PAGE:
Flesh and blood, more than bricks and mortar, is what moves James Haskell, and as Wasps’ captain and England flanker contemplated his club’s last match at Adams Park in High Wycombe today before the intriguing and controversial relocation to Coventry, he called to mind his totemic predecessor as skipper.
“Lawrence Dallaglio had 18 years at the club,” said Haskell, “and that included three home grounds and six training grounds. He said Wasps was never about the ground, it was about the people.”
We met at Wasps’ training ground in west London – geographically, the club’s heartland, but soon to be consigned to history as they move home matches to the Ricoh Arena. The buzz was about a possible 24,000 crowd for next Sunday’s first match of the new venture, against London Irish. F
rankly, Haskell’s priority was a win today over Castres to keep the European Champions Cup pot boiling. Any result other than a five-pointer would be a shock after beating them 32-17 last weekend.
But when it was put to Haskell that the club’s management under the relatively new ownership of Irish businessman Derek Richardson since April 2013, have been desperate to high-tail it out of High Wycombe, he frowned. The leaving of Adams Park – to some, an unprepossessing patch of grass at the wrong end of an industrial estate – is no throwaway matter.
Least of all for Haskell, who played twice for England last month to reach 53 caps, and made his home debut for Wasps as a 17-year-old in the club’s first match as tenants of Wycombe Wanderers FC, in August 2002.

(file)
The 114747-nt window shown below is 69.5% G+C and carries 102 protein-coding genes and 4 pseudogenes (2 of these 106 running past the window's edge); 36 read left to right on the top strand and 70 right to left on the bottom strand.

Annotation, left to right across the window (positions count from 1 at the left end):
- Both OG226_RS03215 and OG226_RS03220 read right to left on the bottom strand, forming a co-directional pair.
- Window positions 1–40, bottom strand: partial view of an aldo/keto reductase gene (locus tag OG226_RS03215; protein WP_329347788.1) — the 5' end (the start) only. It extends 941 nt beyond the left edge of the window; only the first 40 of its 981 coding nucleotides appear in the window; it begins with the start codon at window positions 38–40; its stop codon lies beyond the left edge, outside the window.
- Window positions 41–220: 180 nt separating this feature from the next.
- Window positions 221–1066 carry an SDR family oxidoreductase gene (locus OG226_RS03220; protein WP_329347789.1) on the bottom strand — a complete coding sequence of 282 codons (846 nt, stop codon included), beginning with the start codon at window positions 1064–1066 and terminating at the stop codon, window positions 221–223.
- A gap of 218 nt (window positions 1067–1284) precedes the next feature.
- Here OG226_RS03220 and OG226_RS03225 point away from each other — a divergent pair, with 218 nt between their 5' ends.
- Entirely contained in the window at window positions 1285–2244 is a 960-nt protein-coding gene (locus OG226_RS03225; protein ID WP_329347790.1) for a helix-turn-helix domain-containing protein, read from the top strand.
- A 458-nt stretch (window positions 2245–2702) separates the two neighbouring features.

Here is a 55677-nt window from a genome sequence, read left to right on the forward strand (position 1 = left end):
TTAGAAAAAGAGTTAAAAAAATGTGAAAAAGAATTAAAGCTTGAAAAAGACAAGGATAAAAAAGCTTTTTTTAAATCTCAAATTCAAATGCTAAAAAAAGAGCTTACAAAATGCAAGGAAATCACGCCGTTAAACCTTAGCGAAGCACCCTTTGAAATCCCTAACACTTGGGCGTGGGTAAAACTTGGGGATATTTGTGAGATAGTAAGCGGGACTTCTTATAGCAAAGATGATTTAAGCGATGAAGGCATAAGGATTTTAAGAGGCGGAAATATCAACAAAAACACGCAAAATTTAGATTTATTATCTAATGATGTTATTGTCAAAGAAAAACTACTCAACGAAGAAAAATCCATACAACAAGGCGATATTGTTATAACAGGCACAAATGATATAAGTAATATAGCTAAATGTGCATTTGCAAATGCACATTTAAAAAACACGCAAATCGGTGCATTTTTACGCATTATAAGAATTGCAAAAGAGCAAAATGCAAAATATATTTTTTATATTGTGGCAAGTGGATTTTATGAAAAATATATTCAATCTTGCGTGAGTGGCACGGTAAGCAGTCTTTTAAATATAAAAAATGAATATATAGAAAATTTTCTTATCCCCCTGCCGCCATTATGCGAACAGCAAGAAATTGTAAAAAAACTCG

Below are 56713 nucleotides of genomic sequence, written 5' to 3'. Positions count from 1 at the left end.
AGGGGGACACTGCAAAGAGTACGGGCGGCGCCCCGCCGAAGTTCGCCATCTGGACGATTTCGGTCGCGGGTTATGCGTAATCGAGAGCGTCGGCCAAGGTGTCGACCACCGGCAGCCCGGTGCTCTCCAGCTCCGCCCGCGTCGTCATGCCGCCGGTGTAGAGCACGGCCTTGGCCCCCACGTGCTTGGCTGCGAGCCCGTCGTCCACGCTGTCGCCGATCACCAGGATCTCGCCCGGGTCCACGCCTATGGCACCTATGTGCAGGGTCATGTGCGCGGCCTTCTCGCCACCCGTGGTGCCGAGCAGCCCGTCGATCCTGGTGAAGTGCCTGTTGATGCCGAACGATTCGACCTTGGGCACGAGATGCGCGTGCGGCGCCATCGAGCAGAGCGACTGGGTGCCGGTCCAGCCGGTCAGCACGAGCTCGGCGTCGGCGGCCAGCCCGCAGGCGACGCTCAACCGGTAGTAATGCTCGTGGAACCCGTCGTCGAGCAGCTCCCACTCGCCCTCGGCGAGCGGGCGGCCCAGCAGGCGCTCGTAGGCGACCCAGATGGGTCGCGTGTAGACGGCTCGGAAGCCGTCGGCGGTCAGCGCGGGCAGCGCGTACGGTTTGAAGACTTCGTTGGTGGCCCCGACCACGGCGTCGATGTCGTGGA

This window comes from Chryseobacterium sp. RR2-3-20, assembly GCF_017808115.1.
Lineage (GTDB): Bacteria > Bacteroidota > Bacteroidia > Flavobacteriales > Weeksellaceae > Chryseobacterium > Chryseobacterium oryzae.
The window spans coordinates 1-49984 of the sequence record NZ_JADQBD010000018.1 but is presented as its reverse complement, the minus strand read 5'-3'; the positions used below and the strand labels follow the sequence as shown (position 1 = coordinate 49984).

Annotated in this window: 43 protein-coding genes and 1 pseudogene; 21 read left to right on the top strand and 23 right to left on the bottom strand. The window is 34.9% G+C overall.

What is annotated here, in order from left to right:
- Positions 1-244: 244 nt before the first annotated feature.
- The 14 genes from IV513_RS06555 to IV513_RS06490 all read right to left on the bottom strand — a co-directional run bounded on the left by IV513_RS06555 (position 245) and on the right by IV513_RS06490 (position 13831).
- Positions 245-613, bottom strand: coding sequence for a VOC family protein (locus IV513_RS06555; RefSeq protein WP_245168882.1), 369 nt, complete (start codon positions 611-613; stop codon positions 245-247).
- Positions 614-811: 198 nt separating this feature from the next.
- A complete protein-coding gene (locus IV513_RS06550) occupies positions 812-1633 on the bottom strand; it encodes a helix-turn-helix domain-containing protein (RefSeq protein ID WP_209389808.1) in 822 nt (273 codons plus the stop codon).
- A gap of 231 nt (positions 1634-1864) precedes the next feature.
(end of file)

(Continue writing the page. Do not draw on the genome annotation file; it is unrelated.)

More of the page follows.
He has spent nine years among the Adams family, in two spells and said: “OK, from a financial point of view, Adams Park made no sense. But I’ve got loads of happy memories. My debut was in a back row with Lawrence Dallaglio and Paul Volley – that was a special moment. I’ve played big games there: a European quarter-final with Leinster, I remember; Clermont in the Heineken; Gloucester when we were behind [in the Anglo-Welsh Cup] and I came on and got two tries, and we won.”
There was also a quality pitch. “So it’s massively sad to be going,” said Haskell, “and the only disappointment I’ve got is the short-sighted narrow-mindedness of the Wycombe council – for them to not see that if you put in place a Ricoh-style, retail and sports facility it would have attracted more people, and we would have stayed.”
The Ricoh, he adds, “will be fantastic. I cannot wait to get out there. All the boys will love it”. And today? “Definitely an opportunity to say goodbye. I’ll ask the team for a big performance.”
Five great matches at Adams Park
Wasps 34 Gloucester 3
Heineken Cup quarter-final,
11 April 2004
Lawrence Dallaglio is among four try-scorers as Wasps romp into their first Heineken Cup semi-final.
Wasps 31 Leicester 37
Heineken Cup pool match, 5 December 2004
Fist-fights and tries galore in the first leg of a gripping double-header. Tigers edged both but Wasps won the Premiership final.
Wasps 35 Leinster 13
Heineken Cup quarter-final, 31 March 2007
The pride of Dublin, lacking the injured Brian O’Driscoll, proved no match for Wasps’ blitz defence.Wasps 25 Clermont 24 Heineken Cup pool match, 15 December 2007
The flowering of fly-half Danny Cipriani as the French are quelled before storming back in a thriller.
Wasps 20 Saints 16 Premiership
14 September 2014
Titanic tackling and two tries in three minutes by AshleyJohnson and Tom Varndell set up a shock win over the reigning champions.
Buzzing around - where Wasps played
Grounds at Finchley Road, Lillie Bridge, Loughborough Park, Hyde Farm, Scrubs Lane, Old Oak Lane, Wood Lane, Horn Lane, Boston Manor, until the move to Repton Avenue in Sudbury in 1923.
Sudbury 1923-1996; won League 1989-90.
Loftus Road 1996-2002; won League/Premiership 1996-97, English Cup 1998/99, 1999/2000.
Adams Park 2002 to date; won Heineken Cup 2003-04, 2006-07, European Challenge Cup 2002-03, Premiership 2002-03, 2003-04, 2004-05, 2007-08.Reuse content